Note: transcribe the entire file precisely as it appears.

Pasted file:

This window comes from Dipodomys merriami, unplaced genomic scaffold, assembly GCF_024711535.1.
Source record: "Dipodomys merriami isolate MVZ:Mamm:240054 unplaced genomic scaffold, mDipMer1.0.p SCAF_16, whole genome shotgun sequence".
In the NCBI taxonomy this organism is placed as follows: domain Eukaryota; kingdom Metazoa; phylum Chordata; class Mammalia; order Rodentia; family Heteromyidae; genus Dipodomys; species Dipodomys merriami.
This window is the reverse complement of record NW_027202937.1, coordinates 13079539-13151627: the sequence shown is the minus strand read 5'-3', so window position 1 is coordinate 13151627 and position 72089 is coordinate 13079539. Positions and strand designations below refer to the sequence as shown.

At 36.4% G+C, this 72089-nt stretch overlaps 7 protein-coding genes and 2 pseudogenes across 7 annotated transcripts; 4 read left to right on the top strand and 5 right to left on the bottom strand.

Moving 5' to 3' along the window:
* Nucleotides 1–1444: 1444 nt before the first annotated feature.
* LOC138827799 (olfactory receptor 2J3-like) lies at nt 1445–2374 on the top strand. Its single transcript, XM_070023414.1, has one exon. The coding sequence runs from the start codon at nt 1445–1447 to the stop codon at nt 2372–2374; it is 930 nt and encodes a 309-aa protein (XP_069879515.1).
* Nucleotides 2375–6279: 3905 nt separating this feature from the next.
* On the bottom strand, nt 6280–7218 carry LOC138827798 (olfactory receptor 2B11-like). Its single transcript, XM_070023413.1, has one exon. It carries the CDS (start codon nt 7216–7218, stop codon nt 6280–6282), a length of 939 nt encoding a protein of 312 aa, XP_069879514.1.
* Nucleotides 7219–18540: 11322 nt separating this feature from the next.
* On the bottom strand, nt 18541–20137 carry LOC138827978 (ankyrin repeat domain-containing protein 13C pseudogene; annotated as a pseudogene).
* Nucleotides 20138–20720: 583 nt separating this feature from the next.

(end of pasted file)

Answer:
This window comes from Dipodomys merriami, unplaced genomic scaffold, assembly GCF_024711535.1.
Source record: "Dipodomys merriami isolate MVZ:Mamm:240054 unplaced genomic scaffold, mDipMer1.0.p SCAF_16, whole genome shotgun sequence".
In the NCBI taxonomy this organism is placed as follows: domain Eukaryota; kingdom Metazoa; phylum Chordata; class Mammalia; order Rodentia; family Heteromyidae; genus Dipodomys; species Dipodomys merriami.
This window is the reverse complement of record NW_027202937.1, coordinates 13079539-13151627: the sequence shown is the minus strand read 5'-3', so window position 1 is coordinate 13151627 and position 72089 is coordinate 13079539. Positions and strand designations below refer to the sequence as shown.

At 36.4% G+C, this 72089-nt stretch overlaps 7 protein-coding genes and 2 pseudogenes across 7 annotated transcripts; 4 read left to right on the top strand and 5 right to left on the bottom strand.

Moving 5' to 3' along the window:
* Nucleotides 1–1444: 1444 nt before the first annotated feature.
* LOC138827799 (olfactory receptor 2J3-like) lies at nt 1445–2374 on the top strand. Its single transcript, XM_070023414.1, has one exon. The coding sequence runs from the start codon at nt 1445–1447 to the stop codon at nt 2372–2374; it is 930 nt and encodes a 309-aa protein (XP_069879515.1).
* Nucleotides 2375–6279: 3905 nt separating this feature from the next.
* On the bottom strand, nt 6280–7218 carry LOC138827798 (olfactory receptor 2B11-like). Its single transcript, XM_070023413.1, has one exon. It carries the CDS (start codon nt 7216–7218, stop codon nt 6280–6282), a length of 939 nt encoding a protein of 312 aa, XP_069879514.1.
* Nucleotides 7219–18540: 11322 nt separating this feature from the next.
* On the bottom strand, nt 18541–20137 carry LOC138827978 (ankyrin repeat domain-containing protein 13C pseudogene; annotated as a pseudogene).
* Nucleotides 20138–20720: 583 nt separating this feature from the next.